Summary module description:
This module presents a number of lessons from theoretical industrial economics for our understanding of corporate decision-making – such as price-setting, output-setting, investment in productive capacity, advertising and collusive behaviour. In this context, the role of industrial competition is emphasised and both the determinants of market structure and the imperatives for competition policy intervention are discussed.

The aims of this module are:
to provide knowledge and understanding of the economic analysis that underlies the functioning of markets and industries and the behaviour of firms within them;
to give students analytical skills to understand problems in business economics;
to provide students with the ability to analyse competition policy questions in terms of their implications for social welfare and economic efficiency.
The module includes an introductory coverage of game theory, giving students the knowledge necessary for the topics that follow.

Assessable learning outcomes:
Students will be assessed on their ability to apply economic analysis to the problems of modern business enterprises. This will include the ability to analyse: the determinants of market structure; the influence on corporate strategy of competition among rivals; the strategies of dominant firms and firms operating in oligopolistic markets. Students may also be assessed on game theory.

Additional outcomes:
Students should be able to apply the techniques discussed to enterprises and markets in different countries and at different times.

Outline content:
On successful completion of this module students should: understand optimal pricing behaviour by firms with market power, including various forms of limit and predatory pricing; understand the basic determinants of market structure; acquire a knowledge of the economic justification behind the potential need to intervene in markets; acquire a knowledge of relevant concepts from game theory.

Brief description of teaching and learning methods:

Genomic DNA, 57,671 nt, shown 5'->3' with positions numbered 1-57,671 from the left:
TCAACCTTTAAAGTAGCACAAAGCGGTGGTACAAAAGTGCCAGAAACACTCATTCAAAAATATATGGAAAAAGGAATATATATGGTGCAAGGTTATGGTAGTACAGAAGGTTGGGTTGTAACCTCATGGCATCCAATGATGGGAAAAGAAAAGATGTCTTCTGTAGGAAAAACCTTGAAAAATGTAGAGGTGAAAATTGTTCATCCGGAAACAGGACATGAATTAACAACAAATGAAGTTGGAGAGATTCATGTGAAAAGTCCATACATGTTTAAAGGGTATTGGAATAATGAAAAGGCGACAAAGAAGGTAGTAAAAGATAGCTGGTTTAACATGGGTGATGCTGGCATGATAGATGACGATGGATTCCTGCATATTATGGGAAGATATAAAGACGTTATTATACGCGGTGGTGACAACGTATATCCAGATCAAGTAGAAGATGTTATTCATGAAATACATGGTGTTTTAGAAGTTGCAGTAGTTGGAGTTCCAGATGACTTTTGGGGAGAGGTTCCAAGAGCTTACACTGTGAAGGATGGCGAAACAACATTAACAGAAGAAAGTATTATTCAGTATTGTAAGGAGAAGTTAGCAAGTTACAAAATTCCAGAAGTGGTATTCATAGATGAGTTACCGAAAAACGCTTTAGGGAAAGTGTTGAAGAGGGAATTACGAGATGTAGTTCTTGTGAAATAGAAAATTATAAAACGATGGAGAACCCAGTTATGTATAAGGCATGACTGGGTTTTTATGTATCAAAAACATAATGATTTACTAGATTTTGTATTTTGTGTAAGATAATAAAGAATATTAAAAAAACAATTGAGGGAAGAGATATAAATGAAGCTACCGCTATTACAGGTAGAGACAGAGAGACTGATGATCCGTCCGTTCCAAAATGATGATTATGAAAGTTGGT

A combination of lectures, group discussions of assigned topics and problems, and assessed essays.

Contact hours:
  Autumn Spring Summer
Lectures 21
Guided independent study 159 20
Total hours by term 180.00 20.00
Total hours for module 200.00

Summative Assessment Methods:
Method Percentage
Written exam 70
Written assignment including essay 15
Class test administered by School 15

Other information on summative assessment:
Two pieces of coursework – an essay and a test. Coursework has a total weight of 30% in the final assessment mark.

Formative assessment methods:

Penalties for late submission:
Penalties for late submission on this module are in accordance with the University policy. Please refer to page 5 of the Postgraduate Guide to Assessment for further information:

Length of examination:
One 2-hour unseen written paper.
Postgraduate examinations are held in the Summer term.

Requirements for a pass:
A minimum weighted average mark of coursework and examination of 50%.

Reassessment arrangements:
Re-examination for all modules takes place in August/September of the same year.
Re-assessment is by examination only; coursework is not included at the second attempt.

Additional Costs (specified where applicable):
1) Required text books: Waldman and Jensen, Industrial Organization, Theory and Practice, RRP £58.99.
2) Specialist equipment or materials:
3) Specialist clothing, footwear or headgear:
4) Printing and binding:
5) Computers and devices with a particular specification:
6) Travel, accommodation and subsistence:

Last updated: 21 December 2016

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